But the term “depleted” is a misnomer, since DU contains about 60 percent of the radioactivity found in natural uranium, according to Tod Ensign, a veteran and attorney with the veterans advocacy group Citizen Soldier in New York.
“When a DU shell strikes its target, up to 70 percent of the depleted uranium vaporizes into fine dust, which then settles out in the surrounding soil and water,” he wrote. “Over half of the aerosolized particles are smaller than 5 microns and anything smaller than 10 microns can be inhaled. Once lodged in the lungs, these particles can emit a steady dose of alpha radiation.”
Goodno said all service members in the field carry protective masks for use against chemical or biological attack, which could also be used “in extreme cases” to prevent DU inhalation. “Protective equipment is only required as a precaution for those who have repeated, prolonged exposure” to DU, she noted.
Some veterans of the first Gulf War say DU exposure has led to a battery of debilitating symptoms including headaches, fatigue, joint pain, sleep disturbance, and frequent urination, which they call Gulf War syndrome.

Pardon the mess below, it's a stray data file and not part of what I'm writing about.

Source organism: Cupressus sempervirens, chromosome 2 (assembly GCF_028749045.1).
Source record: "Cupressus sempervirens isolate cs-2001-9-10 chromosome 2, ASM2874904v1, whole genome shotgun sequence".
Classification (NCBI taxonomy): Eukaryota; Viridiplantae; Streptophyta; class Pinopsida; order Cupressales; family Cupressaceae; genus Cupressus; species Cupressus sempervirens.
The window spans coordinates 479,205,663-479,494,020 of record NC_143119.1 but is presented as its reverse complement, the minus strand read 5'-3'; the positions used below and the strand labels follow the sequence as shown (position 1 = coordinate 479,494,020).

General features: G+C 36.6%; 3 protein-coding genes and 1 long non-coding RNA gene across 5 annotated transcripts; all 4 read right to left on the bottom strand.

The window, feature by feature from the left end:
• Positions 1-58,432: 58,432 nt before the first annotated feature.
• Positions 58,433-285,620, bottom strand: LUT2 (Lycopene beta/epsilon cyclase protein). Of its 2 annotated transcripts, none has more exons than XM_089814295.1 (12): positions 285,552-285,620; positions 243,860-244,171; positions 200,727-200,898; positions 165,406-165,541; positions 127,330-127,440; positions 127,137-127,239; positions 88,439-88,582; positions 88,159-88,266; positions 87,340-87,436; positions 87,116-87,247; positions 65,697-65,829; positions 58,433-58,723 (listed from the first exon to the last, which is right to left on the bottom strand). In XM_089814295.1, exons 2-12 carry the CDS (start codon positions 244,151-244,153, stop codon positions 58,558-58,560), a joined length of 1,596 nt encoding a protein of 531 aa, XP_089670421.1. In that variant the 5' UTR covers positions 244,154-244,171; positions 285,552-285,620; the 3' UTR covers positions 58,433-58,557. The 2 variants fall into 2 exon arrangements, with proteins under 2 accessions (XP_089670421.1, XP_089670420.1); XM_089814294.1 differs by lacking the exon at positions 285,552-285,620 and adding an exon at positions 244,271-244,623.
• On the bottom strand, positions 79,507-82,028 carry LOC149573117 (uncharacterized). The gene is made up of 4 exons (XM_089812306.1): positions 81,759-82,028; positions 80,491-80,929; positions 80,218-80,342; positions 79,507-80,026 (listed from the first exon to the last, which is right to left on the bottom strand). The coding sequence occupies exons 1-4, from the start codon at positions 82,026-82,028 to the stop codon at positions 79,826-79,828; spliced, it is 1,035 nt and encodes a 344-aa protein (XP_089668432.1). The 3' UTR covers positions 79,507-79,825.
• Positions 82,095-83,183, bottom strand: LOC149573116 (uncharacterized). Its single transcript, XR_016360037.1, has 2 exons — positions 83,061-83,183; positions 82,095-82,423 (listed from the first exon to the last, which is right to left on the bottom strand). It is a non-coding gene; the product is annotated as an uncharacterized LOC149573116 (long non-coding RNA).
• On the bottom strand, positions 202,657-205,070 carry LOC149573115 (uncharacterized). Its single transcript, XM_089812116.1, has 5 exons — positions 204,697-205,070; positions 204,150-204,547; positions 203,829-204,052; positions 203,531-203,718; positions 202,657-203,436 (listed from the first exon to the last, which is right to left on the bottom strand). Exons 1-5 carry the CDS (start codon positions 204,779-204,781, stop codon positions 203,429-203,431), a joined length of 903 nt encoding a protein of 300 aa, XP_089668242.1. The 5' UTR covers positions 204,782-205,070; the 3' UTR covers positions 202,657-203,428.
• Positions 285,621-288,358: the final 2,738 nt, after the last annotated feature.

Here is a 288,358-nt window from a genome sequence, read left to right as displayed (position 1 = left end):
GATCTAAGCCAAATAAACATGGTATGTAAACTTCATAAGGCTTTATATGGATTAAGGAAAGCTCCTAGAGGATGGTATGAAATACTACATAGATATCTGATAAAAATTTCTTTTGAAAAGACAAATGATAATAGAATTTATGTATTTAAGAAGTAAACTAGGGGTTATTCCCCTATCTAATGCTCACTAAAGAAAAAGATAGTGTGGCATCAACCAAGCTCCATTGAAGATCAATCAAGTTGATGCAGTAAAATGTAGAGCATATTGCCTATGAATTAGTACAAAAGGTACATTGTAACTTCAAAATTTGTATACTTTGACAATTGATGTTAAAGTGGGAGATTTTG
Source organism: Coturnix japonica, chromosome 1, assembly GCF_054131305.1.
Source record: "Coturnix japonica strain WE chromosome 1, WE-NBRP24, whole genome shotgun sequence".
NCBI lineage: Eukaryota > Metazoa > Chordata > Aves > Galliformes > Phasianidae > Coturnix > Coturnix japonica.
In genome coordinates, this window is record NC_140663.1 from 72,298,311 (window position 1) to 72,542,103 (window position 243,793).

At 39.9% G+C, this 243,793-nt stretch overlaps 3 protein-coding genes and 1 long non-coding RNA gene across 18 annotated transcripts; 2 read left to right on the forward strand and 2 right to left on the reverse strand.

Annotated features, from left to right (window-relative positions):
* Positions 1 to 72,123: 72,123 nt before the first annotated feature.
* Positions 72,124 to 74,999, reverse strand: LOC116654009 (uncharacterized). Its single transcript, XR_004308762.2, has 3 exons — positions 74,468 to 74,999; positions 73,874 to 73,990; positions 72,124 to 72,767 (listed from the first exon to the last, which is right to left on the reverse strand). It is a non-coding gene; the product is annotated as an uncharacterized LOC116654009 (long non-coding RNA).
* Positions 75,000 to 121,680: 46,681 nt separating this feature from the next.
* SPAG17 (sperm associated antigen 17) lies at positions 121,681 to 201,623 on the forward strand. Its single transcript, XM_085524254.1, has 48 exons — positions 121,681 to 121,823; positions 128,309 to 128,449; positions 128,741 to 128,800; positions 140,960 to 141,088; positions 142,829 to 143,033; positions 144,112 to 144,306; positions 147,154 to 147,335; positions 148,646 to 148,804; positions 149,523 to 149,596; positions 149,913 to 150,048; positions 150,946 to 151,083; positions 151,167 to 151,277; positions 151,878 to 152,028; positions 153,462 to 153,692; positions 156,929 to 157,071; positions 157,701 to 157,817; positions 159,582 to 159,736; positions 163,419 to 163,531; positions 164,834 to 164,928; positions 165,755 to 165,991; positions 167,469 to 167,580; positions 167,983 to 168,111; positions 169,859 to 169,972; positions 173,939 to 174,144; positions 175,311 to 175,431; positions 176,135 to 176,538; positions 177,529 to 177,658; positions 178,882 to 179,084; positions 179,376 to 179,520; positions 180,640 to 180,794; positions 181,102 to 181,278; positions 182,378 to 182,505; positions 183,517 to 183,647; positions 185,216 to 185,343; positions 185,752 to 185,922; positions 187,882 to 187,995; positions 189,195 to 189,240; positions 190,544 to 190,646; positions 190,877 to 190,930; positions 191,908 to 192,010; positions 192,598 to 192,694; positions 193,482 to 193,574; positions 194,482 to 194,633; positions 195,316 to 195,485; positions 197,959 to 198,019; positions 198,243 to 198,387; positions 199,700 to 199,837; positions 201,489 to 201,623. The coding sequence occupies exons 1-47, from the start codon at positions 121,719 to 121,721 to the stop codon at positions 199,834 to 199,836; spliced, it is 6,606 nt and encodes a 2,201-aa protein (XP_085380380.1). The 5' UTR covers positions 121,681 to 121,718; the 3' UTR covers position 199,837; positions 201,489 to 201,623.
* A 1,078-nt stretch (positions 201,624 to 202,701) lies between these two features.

Ensign reports that months before the first Gulf War, the Army’s Armament, Munitions, and Chemical Command published the following warning: “Following combat, the condition of the battlefield and the long term health risks to natives [sic] and combat veterans may become issues in the acceptability of the continued use of DU for military applications.” The report added that DU has been “linked to cancer when exposures are internal.”
Iraqi doctors and researchers have reported dramatic increases in cancer and childhood leukemia since the early 1990s.
Of the nearly 700,000 troops who fought in the first Gulf War, more than 187,000 had been granted some level of disability status for injury or illness related to their service, according to VA statistics for February 2005. More than 10,000 of the returning Gulf War veterans have died.
The Defense Department continues to insist that there is no scientific evidence that links exposure to depleted uranium to any of the symptoms, and that no single diagnosis explains the symptoms.
Of the 104 soldiers known to have been hit by “friendly fire” DU munitions during the 1991 war, according to Goodno, 70 participated in a VA follow-up program. All of them had inhalation exposure, and about one third had embedded DU shrapnel. “Those veterans with retained DU shrapnel continue to excrete elevated levels of urinary uranium,” she noted. “To date, none of these individuals have developed kidney abnormalities, leukemia, bone or lung cancer, or any other uranium-related health problems.”
But McDermott asks, “If DU is so safe, why do American soldiers need to wear protective clothing in the first place?”
He urged Congress, “Let the Pentagon prove that it is safe.”